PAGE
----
Little Peruvian girl undergoes successful heart transplant

Six-year-old Valeria Vásquez, the little girl whose story inspired an outpouring of donations from thousands of people in Peru and abroad, has won her chance at a full and normal life after undergoing a successful heart transplant, El Comercio reported Friday.

Valeria received life saving heart transplantValita’s parents, Diego and Jesicca, went public with their appeal last March to raise the necessary funds for their daughter to undergo the operation in the United States. Donations started pouring in after their story aired on the Sunday night TV news magazine Panorama.

But Valita’s situation appeared hopeless. The money raised didn’t come even close to covering the estimated $775,000 in anticipated transplant-related expenses.

Then EsSalud, the national health care network of Peru, has reportedly made a last-minute decision to assume the remaining cost and, with her parents, Valita flew aboard a charter ambulance plane on the 10-hour journey to the university hospital in Minnesota

After a series of complicated preparatory surgeries, Valita could only wait for a donor heart to become available. Three months later, one did.

The operation began Monday night at 9 p.m., El Comercio reported, and continued for 11 hours until Tuesday morning.

“Because the recovery from this type of operation is extremely painful, our daughter will remain sedated for several days more,” Diego, himself a physician, was quoted saying. “Nevertheless, the doctors are sure that her recuperation is normal and soon she will return to her normal life.”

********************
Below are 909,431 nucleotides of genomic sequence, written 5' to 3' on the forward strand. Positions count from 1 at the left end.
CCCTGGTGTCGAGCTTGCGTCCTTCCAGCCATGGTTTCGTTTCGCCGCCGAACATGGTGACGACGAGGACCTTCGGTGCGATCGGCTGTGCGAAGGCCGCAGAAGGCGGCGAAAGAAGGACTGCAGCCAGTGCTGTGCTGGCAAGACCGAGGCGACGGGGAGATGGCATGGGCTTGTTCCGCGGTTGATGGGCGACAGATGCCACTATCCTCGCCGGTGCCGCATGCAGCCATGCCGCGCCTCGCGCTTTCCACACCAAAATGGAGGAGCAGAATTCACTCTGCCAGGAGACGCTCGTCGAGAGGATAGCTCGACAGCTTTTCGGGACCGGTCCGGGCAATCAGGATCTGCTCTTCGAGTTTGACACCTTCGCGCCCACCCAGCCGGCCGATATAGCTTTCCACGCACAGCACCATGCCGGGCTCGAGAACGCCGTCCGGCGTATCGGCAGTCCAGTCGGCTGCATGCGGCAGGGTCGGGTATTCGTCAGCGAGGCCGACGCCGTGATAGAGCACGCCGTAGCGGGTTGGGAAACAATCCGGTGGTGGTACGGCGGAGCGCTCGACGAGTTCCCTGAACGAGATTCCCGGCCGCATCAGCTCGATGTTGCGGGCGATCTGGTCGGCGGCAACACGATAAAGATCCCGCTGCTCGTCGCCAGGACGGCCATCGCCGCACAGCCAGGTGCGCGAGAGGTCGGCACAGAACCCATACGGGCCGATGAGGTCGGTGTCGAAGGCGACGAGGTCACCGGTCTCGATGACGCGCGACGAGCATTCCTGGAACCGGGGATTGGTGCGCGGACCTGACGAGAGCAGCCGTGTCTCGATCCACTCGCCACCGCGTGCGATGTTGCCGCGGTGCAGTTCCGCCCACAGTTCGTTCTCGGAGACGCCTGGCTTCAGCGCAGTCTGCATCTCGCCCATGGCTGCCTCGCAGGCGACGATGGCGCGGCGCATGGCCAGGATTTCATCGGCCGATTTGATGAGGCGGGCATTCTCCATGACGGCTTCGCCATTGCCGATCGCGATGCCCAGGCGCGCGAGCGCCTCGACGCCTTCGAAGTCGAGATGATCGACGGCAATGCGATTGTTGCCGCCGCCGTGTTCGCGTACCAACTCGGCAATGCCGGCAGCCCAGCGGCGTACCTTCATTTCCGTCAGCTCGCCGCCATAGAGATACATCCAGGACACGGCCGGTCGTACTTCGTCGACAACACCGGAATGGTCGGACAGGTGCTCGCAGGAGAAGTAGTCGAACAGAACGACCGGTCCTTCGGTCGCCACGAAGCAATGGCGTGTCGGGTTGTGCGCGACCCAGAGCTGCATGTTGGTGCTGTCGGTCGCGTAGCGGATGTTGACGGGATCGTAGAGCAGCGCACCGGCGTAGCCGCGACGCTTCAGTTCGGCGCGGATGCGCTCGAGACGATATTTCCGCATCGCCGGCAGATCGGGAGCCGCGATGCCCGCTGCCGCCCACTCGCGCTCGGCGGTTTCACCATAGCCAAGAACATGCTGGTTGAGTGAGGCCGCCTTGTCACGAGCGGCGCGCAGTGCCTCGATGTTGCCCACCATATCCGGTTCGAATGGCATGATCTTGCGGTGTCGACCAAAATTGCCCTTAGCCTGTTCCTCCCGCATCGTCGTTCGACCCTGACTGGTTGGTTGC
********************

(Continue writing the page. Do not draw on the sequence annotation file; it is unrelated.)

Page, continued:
He added that she could be released from the hospital in three weeks to continue her recovery in their temporary home in Minnesota. “If everything goes okay, in six months we can return to Peru so that Valita can grow up without problems.”

It was last November on a Friday that Valeria first showed signs of illness. She developed a high fever and had trouble breathing; Her body ached and she was nauseous — all symptoms easily chalked up to a common flu. But by Sunday, her parents, both physicians, knew something much more serious had afflicted their daughter. They checked her into the hospital.

The initial diagnosis was a virus, probably long dormant, in her heart. For days she remained in pediatric intensive care, and pulled through. She was able to attend graduation at her pre-school in December, and go on a few play dates with her friends. But her condition did not improve. It got worse.

The virus had caused permanent damage to her heart, a condition known as dilated cardiomyopathy, in which the heart becomes weakened and enlarged and cannot pump blood efficiently.

Because of confidentiality rules, Valeria and her parents cannot be told who the donor was who provided the new heart that has saved her life.

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